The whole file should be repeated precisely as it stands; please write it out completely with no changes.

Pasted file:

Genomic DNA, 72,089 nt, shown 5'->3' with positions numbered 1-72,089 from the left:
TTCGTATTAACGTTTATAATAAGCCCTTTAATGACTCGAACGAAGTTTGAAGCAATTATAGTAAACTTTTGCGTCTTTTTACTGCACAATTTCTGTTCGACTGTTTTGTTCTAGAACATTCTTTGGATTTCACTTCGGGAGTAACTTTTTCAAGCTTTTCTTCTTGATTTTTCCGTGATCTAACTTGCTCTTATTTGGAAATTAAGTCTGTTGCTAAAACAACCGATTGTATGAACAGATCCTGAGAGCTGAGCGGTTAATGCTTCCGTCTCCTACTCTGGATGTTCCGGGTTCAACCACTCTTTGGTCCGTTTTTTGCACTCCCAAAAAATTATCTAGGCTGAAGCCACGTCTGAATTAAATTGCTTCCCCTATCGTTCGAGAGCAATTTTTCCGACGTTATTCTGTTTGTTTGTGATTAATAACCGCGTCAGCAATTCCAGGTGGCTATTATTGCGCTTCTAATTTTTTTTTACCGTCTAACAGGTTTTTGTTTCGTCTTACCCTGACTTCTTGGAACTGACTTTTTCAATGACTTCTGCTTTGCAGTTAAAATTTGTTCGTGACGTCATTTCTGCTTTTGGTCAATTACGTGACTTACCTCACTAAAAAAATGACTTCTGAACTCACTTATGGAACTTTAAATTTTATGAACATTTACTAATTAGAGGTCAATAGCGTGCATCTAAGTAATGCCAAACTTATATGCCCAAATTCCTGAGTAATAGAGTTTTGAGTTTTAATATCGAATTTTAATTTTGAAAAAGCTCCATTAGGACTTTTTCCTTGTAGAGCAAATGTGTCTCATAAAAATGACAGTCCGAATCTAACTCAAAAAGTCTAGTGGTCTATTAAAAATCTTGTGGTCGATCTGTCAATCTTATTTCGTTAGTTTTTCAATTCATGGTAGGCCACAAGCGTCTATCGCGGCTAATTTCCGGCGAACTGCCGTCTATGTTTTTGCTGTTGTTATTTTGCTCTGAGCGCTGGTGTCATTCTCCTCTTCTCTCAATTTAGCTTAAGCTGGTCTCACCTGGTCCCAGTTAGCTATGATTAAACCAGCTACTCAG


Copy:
Genomic DNA, 72,089 nt, shown 5'->3' with positions numbered 1-72,089 from the left:
TTCGTATTAACGTTTATAATAAGCCCTTTAATGACTCGAACGAAGTTTGAAGCAATTATAGTAAACTTTTGCGTCTTTTTACTGCACAATTTCTGTTCGACTGTTTTGTTCTAGAACATTCTTTGGATTTCACTTCGGGAGTAACTTTTTCAAGCTTTTCTTCTTGATTTTTCCGTGATCTAACTTGCTCTTATTTGGAAATTAAGTCTGTTGCTAAAACAACCGATTGTATGAACAGATCCTGAGAGCTGAGCGGTTAATGCTTCCGTCTCCTACTCTGGATGTTCCGGGTTCAACCACTCTTTGGTCCGTTTTTTGCACTCCCAAAAAATTATCTAGGCTGAAGCCACGTCTGAATTAAATTGCTTCCCCTATCGTTCGAGAGCAATTTTTCCGACGTTATTCTGTTTGTTTGTGATTAATAACCGCGTCAGCAATTCCAGGTGGCTATTATTGCGCTTCTAATTTTTTTTTACCGTCTAACAGGTTTTTGTTTCGTCTTACCCTGACTTCTTGGAACTGACTTTTTCAATGACTTCTGCTTTGCAGTTAAAATTTGTTCGTGACGTCATTTCTGCTTTTGGTCAATTACGTGACTTACCTCACTAAAAAAATGACTTCTGAACTCACTTATGGAACTTTAAATTTTATGAACATTTACTAATTAGAGGTCAATAGCGTGCATCTAAGTAATGCCAAACTTATATGCCCAAATTCCTGAGTAATAGAGTTTTGAGTTTTAATATCGAATTTTAATTTTGAAAAAGCTCCATTAGGACTTTTTCCTTGTAGAGCAAATGTGTCTCATAAAAATGACAGTCCGAATCTAACTCAAAAAGTCTAGTGGTCTATTAAAAATCTTGTGGTCGATCTGTCAATCTTATTTCGTTAGTTTTTCAATTCATGGTAGGCCACAAGCGTCTATCGCGGCTAATTTCCGGCGAACTGCCGTCTATGTTTTTGCTGTTGTTATTTTGCTCTGAGCGCTGGTGTCATTCTCCTCTTCTCTCAATTTAGCTTAAGCTGGTCTCACCTGGTCCCAGTTAGCTATGATTAAACCAGCTACTCAG